Brand Publishing Is the New Content Marketing
Story-driven brands are now moving beyond mere content marketing and becoming publishers in their own right.
There’s something interesting happening with brands and content right now.
For years, brands have invested in content marketing because it works. It gives companies the opportunity to showcase their expertise, establish their credibility and educate potential consumers looking for their solution. The idea is that if they find you through your informational content and are engaged by it, some of them will convert into customers.
But the most creative, story-driven brands are now moving beyond mere content marketing and becoming publishers in their own right. They’re seeing a lot of value in producing stand-alone sites or even print magazines that speak to the interests of their tribe — their most passionate followers — and creating great storytelling for its own sake.
Consider these stand-out examples:
● Outdoor Voices, the buzzy athleisure wear brand, just launched an online magazine as part of a new storytelling platform. The Recreationalist exists as a separate entity from the brand’s main site with its own domain. None of the content really has anything to do with the brand save for an interview that founder/CEO Ty Haney conducts with Lululemon founder Chip Wilson, and yet, it has everything to do with the brand. The profiles and Q&As with models, graphic designers, illustrators and chefs will resonate with fans of Outdoor Voices who value #doingthings beyond being an obsessive gym rat.
● Away, the hot direct-to-consumer luggage brand, is putting out its own print magazine called Here (get it? Here and Away). You know brands are serious about publishing when they venture into print — expensive and beautifully produced periodicals you can read while sipping a martini at the airport bar and, yes, tuck into your new Away luggage. But you won’t find boring stories about wheels and zippers in the magazine. “Here is written for the way we actually travel, with stories worth sharing — for travelers, by travelers,” Away says. “Every issue features cultural reporting, travel journals, photo essays, interviews with known travelers, and city guides from local creatives.”
● REI is launching its first-ever print magazine called Uncommon Path, which comes out in September in partnership with publishing powerhouse Hearst. “Uncommon Path tells the stories of the experiences, events, issues and ideas that shape the relationship between people and life outside,” says Ben Steele, the outdoor brand’s chief customer officer. “But those stories aren’t limited to trails and peaks. They take us to parks and urban places closer to home, covering issues like climate change impacts that, due to dwindling resources and shrinking local newsrooms, are inevitably getting less press.”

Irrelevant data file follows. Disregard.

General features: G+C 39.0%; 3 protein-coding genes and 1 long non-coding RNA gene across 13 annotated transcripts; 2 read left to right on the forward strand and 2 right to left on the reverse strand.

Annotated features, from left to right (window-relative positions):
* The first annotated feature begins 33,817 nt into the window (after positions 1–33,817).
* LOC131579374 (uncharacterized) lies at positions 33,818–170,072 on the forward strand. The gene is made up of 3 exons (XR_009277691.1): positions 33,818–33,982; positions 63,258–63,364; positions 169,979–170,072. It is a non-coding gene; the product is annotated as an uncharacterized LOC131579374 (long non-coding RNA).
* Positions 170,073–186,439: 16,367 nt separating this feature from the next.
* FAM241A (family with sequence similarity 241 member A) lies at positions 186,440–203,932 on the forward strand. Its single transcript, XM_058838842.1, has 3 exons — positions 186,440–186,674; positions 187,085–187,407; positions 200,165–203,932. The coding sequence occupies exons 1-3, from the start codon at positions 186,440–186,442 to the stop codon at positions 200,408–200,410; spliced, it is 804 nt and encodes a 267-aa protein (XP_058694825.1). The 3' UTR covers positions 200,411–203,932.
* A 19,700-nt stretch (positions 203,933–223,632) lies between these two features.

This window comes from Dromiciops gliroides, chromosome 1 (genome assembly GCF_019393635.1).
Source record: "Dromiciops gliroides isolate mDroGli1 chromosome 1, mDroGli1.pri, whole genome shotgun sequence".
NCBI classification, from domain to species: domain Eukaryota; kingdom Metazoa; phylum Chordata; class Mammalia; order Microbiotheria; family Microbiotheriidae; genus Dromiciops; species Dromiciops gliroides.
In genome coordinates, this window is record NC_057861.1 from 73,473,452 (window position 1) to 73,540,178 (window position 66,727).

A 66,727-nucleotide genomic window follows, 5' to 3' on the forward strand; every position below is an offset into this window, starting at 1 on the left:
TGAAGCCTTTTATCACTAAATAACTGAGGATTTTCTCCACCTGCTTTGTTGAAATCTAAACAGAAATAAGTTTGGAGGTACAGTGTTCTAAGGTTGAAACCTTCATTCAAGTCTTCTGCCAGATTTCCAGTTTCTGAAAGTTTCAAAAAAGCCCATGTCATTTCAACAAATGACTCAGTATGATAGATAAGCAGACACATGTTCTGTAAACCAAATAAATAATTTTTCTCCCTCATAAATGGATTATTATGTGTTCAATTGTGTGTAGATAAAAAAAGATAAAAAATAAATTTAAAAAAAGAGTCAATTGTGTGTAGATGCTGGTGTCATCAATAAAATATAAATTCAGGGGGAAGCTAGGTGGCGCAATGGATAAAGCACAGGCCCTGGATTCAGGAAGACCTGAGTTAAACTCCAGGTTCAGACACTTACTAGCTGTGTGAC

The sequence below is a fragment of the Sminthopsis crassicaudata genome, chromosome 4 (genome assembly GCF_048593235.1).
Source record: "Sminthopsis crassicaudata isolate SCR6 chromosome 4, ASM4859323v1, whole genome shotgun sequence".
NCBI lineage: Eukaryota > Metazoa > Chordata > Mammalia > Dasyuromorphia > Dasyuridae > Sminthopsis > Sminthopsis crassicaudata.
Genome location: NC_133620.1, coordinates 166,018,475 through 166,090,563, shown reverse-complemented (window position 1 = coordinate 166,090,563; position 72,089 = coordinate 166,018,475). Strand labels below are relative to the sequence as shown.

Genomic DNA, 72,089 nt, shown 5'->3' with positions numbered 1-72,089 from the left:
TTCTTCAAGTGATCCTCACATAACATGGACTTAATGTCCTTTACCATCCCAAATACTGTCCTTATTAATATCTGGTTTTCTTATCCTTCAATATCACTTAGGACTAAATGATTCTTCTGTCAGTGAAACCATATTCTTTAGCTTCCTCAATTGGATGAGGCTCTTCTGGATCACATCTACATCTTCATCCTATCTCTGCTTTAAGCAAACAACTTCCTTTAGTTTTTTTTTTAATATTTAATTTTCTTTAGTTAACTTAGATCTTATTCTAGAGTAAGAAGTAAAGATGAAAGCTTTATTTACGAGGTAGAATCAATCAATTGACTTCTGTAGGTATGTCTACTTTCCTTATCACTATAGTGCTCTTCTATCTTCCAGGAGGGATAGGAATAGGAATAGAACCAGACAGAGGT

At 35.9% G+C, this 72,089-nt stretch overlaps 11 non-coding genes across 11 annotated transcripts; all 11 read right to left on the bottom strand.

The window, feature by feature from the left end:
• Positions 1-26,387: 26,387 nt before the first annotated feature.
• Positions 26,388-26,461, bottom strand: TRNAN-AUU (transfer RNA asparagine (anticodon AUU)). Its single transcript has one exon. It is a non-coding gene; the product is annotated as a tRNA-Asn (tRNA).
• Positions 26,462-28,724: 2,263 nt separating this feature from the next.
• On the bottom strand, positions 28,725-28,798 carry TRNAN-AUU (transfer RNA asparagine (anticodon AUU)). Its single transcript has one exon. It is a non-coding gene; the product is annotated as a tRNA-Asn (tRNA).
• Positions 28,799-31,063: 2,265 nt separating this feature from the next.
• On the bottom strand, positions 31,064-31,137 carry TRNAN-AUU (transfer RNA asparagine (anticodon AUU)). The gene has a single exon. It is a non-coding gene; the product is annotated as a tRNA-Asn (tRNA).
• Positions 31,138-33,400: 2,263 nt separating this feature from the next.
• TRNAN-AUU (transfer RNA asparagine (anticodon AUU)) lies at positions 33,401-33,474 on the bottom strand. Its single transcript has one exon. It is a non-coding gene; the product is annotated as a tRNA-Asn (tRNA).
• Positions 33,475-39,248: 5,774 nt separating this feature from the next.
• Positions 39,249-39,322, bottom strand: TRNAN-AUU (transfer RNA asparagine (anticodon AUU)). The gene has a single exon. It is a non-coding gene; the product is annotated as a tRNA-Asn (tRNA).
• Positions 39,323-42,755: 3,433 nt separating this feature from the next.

● Airbnb, a brand that completely gets the gospel of storytelling, has been putting out its own print magazine since 2016. Also created in partnership with Hearst, the periodical allows readers to “see the world through a local lens,” in keeping with Airbnb’s brand ethos of “Belong Anywhere.” As the brand puts it: “Airbnb Magazine celebrates humanity wherever it exists: across borders, time zones, languages, and skin tones. We believe that travel is transformative, and key to building bridges in increasingly strained societies.”
What Outdoor Voices, Away, REI and Airbnb are doing is much more than content marketing, which usually exists within a blog hosted on a company’s website or as a series of how-to tutorials. A better name for this trend would be “brand publishing.”
And the brands at the forefront of this movement are not just selling a product or a service. They’re storytellers. They understand that the most successful brands transcend the thing they create to become an engaging, emotionally resonant companion. As publishers, they do this by connecting with consumers over the long-term through stories written by journalists and skilled writers, and richly captured by professional photographers, videographers and illustrators.
Content marketing, at the end of the day, is aimed at turning consumers who have an active need into paying customers. The best brand publishers want to create top-quality content — great storytelling — because that’s what attracts and sustains a real audience, which is critical to long-term brand awareness and growth these days.
Here’s the other thing: While content marketing is often a cost companies bear, brand publishing can be an actual profit center. Away’s Here sells for $10 a copy.
“The way we looked at it, we just wanted to tell stories,” said Away co-founder Jen Rubio, speaking to Fast Company. “The worst-case scenario was that we would have a really cool brand blog, and the best-case scenario was that it would become its own revenue generating part of the business, through advertisers. And what we’ve seen is that [Here] is bringing in revenue, so it’s something we’ll continue to build out.”
If you’re only doing content marketing, maybe it’s time to consider investing in real storytelling that sets you up as a bona fide brand publisher and sets your brand apart.